SA's favourite festive season meats will cost more money this year than before

It’s not going to be cheap to buy gammon this Christmas. Picture: Jason Boud/African News Agency

It’s not going to be cheap to buy gammon this Christmas. Picture: Jason Boud/African News Agency

Published Nov 25, 2020


Cape Town – The traditional honey-glazed gammon with crackling, a favourite at Christmas, and that leg of lamb on the braai when family visits during the festive season, will be more expensive this year.

Economists and experts in the meat industry said increases in meat prices and the absence of a 13th cheque meant meat was considered a luxury.

Senior finance and economics lecturer at Mancosa, Meshel Muzuva, said: “According to the National Credit Regulator (NCR), four out of 10 credit-active consumers have accounts that are three or more months in arrears. The definition of luxury has changed, given salary cuts and curbs on bonus and commission payments.”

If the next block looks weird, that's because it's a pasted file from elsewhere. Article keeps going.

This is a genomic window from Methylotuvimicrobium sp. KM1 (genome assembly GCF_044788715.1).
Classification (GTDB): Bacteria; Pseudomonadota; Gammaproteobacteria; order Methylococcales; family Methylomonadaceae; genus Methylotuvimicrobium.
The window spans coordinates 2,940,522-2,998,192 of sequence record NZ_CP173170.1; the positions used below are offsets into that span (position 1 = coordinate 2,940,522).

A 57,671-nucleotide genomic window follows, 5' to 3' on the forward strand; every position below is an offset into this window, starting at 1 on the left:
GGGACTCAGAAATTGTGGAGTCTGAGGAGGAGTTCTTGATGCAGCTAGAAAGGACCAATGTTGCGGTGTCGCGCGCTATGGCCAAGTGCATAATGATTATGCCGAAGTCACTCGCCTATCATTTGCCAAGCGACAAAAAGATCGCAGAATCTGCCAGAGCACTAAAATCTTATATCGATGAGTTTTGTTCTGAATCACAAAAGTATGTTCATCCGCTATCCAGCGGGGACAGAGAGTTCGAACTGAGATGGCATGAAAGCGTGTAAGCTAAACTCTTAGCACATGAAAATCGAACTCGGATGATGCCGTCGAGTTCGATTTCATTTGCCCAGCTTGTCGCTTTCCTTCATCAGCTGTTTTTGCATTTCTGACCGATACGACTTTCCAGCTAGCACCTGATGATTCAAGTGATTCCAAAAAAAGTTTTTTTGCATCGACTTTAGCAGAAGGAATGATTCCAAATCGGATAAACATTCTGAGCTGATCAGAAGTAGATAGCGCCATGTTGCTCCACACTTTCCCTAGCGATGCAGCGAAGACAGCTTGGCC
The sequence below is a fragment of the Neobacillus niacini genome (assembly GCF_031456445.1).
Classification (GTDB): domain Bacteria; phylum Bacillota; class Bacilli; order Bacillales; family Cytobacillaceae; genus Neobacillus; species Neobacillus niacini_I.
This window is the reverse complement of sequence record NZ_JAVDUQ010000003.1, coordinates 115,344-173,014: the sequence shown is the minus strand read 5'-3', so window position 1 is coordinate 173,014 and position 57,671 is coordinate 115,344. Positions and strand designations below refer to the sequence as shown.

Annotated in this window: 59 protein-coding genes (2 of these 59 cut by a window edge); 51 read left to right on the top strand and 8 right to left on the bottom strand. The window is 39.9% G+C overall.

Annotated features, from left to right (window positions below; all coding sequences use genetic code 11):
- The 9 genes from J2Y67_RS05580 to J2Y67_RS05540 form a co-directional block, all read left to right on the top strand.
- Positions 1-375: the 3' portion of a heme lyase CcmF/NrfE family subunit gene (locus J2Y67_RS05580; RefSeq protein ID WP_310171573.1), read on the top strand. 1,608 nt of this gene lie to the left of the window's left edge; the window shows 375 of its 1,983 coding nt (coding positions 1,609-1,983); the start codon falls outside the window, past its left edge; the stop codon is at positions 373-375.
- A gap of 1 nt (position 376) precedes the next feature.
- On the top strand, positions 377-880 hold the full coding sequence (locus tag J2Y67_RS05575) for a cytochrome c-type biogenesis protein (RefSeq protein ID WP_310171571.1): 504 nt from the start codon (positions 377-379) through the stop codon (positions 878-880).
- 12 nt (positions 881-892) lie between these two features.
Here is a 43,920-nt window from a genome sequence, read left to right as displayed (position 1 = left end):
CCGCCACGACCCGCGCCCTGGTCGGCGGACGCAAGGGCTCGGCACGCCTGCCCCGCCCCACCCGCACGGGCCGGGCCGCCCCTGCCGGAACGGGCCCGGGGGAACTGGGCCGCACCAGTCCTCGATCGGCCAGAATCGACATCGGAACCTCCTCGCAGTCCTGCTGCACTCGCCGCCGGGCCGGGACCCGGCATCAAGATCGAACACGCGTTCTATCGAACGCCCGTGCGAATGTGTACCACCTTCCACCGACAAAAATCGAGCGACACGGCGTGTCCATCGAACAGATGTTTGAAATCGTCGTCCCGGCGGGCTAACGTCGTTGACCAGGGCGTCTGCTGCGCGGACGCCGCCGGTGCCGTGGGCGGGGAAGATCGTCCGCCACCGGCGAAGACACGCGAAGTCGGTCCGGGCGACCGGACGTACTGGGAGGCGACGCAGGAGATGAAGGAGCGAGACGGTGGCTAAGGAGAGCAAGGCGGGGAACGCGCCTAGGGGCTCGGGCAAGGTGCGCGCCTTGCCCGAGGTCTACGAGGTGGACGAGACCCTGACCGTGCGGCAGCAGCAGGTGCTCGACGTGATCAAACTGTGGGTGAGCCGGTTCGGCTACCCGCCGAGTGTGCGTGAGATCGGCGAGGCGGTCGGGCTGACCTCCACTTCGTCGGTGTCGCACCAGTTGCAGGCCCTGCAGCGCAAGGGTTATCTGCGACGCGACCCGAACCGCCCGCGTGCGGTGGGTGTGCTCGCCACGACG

Paul Makube, a senior agricultural economist at FNB, said: “With Christmas only five weeks away, the current trend in meat prices signals prospects of braais becoming an expensive option during the 2020 December festive season.

"A-grade beef prices have for the first time breached the R50/kg mark due to higher demand and are currently over 15% above the 2019 levels.

"At current levels, lamb and mutton prices are 28% and 40% higher respectively relative to 2019 levels. As for pork, prices are now 15% and 9% higher than 2019 levels,” he said.

Fresh chicken may have to be the meat of choice for the festive season.

Makube said: “Unlike other meat types, the situation with chicken is that its product categories show a mixed trend with downward pressure for fresh whole birds while the frozen whole birds and IQF (individual quick freezing) strengthened relative to the 2019 levels.

“Part of the reason for the increase is the fact that yellow maize prices, a major feed ingredient, averaged R3 342/ton in the last three months which is 24% higher year-on-year.”

Meanwhile, supply chain executive at Beefmaster Group, Roelie van Reenen, said: “South African cattle farmers are no strangers to uncertainty. Many dealt with pressures prior to the pandemic. From outbreaks of foot-and-mouth disease and a devastatingly long drought to swings in the price and demand of beef. These struggles are a testament to the resilience of cattle farmers.

“In future, there will be pressure on farmers who are not able to lower their costs through improved productivity. We need to support our farmers to run their operations more profitably and productively.”

Cape Argus

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